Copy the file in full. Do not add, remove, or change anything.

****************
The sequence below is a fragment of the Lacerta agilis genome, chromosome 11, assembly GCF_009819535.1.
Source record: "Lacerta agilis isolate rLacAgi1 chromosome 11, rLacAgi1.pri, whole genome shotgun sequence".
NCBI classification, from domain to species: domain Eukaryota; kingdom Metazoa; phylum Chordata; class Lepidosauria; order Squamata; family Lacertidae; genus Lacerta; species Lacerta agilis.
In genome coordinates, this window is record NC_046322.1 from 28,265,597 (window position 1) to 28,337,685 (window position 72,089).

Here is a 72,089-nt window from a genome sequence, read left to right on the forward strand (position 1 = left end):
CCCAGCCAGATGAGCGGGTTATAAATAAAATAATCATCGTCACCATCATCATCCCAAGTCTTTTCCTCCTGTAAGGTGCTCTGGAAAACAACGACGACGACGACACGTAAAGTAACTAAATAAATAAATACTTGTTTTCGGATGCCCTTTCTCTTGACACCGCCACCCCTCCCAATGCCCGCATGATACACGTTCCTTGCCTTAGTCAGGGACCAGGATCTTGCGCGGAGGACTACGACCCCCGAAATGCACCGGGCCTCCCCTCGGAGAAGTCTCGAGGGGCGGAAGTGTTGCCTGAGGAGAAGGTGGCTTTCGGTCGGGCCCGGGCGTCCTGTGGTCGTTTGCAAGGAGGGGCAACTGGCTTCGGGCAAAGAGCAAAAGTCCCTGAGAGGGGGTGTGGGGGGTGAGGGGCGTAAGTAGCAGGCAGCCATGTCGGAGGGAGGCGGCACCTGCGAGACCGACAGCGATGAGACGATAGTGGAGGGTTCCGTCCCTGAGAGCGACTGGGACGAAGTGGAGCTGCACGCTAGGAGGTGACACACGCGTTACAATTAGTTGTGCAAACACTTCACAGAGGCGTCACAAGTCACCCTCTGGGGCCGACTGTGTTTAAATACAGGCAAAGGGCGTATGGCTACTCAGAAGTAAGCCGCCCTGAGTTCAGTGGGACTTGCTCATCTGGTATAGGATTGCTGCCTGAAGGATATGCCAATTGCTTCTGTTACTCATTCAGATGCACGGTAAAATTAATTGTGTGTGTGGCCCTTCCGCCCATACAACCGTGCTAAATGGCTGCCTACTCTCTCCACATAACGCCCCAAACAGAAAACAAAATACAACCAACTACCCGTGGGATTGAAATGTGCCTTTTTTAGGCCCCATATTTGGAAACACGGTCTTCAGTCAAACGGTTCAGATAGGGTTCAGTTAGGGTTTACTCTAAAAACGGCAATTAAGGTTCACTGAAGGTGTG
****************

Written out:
The sequence below is a fragment of the Lacerta agilis genome, chromosome 11, assembly GCF_009819535.1.
Source record: "Lacerta agilis isolate rLacAgi1 chromosome 11, rLacAgi1.pri, whole genome shotgun sequence".
NCBI classification, from domain to species: domain Eukaryota; kingdom Metazoa; phylum Chordata; class Lepidosauria; order Squamata; family Lacertidae; genus Lacerta; species Lacerta agilis.
In genome coordinates, this window is record NC_046322.1 from 28,265,597 (window position 1) to 28,337,685 (window position 72,089).

Here is a 72,089-nt window from a genome sequence, read left to right on the forward strand (position 1 = left end):
CCCAGCCAGATGAGCGGGTTATAAATAAAATAATCATCGTCACCATCATCATCCCAAGTCTTTTCCTCCTGTAAGGTGCTCTGGAAAACAACGACGACGACGACACGTAAAGTAACTAAATAAATAAATACTTGTTTTCGGATGCCCTTTCTCTTGACACCGCCACCCCTCCCAATGCCCGCATGATACACGTTCCTTGCCTTAGTCAGGGACCAGGATCTTGCGCGGAGGACTACGACCCCCGAAATGCACCGGGCCTCCCCTCGGAGAAGTCTCGAGGGGCGGAAGTGTTGCCTGAGGAGAAGGTGGCTTTCGGTCGGGCCCGGGCGTCCTGTGGTCGTTTGCAAGGAGGGGCAACTGGCTTCGGGCAAAGAGCAAAAGTCCCTGAGAGGGGGTGTGGGGGGTGAGGGGCGTAAGTAGCAGGCAGCCATGTCGGAGGGAGGCGGCACCTGCGAGACCGACAGCGATGAGACGATAGTGGAGGGTTCCGTCCCTGAGAGCGACTGGGACGAAGTGGAGCTGCACGCTAGGAGGTGACACACGCGTTACAATTAGTTGTGCAAACACTTCACAGAGGCGTCACAAGTCACCCTCTGGGGCCGACTGTGTTTAAATACAGGCAAAGGGCGTATGGCTACTCAGAAGTAAGCCGCCCTGAGTTCAGTGGGACTTGCTCATCTGGTATAGGATTGCTGCCTGAAGGATATGCCAATTGCTTCTGTTACTCATTCAGATGCACGGTAAAATTAATTGTGTGTGTGGCCCTTCCGCCCATACAACCGTGCTAAATGGCTGCCTACTCTCTCCACATAACGCCCCAAACAGAAAACAAAATACAACCAACTACCCGTGGGATTGAAATGTGCCTTTTTTAGGCCCCATATTTGGAAACACGGTCTTCAGTCAAACGGTTCAGATAGGGTTCAGTTAGGGTTTACTCTAAAAACGGCAATTAAGGTTCACTGAAGGTGTG